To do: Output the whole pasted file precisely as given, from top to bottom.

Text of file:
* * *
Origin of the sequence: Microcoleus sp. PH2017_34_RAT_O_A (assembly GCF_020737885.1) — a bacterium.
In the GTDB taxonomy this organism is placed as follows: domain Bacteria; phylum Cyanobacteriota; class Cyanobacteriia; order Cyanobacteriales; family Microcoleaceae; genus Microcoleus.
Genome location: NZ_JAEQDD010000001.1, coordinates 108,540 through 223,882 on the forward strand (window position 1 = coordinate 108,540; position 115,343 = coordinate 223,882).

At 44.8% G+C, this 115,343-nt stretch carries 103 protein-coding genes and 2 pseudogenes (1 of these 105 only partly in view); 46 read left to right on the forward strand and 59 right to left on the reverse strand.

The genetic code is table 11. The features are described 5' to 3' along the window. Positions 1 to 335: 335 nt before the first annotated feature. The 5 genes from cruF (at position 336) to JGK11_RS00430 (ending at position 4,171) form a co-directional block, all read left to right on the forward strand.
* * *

Origin of the sequence: Microcoleus sp. PH2017_34_RAT_O_A (assembly GCF_020737885.1) — a bacterium.
In the GTDB taxonomy this organism is placed as follows: domain Bacteria; phylum Cyanobacteriota; class Cyanobacteriia; order Cyanobacteriales; family Microcoleaceae; genus Microcoleus.
Genome location: NZ_JAEQDD010000001.1, coordinates 108,540 through 223,882 on the forward strand (window position 1 = coordinate 108,540; position 115,343 = coordinate 223,882).

At 44.8% G+C, this 115,343-nt stretch carries 103 protein-coding genes and 2 pseudogenes (1 of these 105 only partly in view); 46 read left to right on the forward strand and 59 right to left on the reverse strand.

The genetic code is table 11. The features are described 5' to 3' along the window. Positions 1 to 335: 335 nt before the first annotated feature. The 5 genes from cruF (at position 336) to JGK11_RS00430 (ending at position 4,171) form a co-directional block, all read left to right on the forward strand.